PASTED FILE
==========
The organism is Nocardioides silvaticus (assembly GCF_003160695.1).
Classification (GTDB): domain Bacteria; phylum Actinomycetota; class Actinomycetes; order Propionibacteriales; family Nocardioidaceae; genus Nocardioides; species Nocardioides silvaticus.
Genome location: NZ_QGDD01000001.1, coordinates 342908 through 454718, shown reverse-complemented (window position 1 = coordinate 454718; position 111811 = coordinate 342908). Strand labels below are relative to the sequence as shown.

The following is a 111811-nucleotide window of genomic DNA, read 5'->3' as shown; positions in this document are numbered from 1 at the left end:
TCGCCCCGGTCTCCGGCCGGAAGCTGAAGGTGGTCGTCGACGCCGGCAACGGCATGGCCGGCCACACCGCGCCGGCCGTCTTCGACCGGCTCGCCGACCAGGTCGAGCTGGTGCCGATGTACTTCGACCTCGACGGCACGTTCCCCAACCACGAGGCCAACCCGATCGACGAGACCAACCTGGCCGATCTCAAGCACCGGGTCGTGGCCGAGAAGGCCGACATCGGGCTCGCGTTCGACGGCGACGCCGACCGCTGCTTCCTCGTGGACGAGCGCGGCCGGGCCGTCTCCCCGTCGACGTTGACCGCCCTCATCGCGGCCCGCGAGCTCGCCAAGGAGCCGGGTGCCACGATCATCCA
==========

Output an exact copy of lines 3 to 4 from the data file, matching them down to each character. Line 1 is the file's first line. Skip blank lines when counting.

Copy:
Genome location: NZ_QGDD01000001.1, coordinates 342908 through 454718, shown reverse-complemented (window position 1 = coordinate 454718; position 111811 = coordinate 342908). Strand labels below are relative to the sequence as shown.

The following is a 111811-nucleotide window of genomic DNA, read 5'->3' as shown; positions in this document are numbered from 1 at the left end: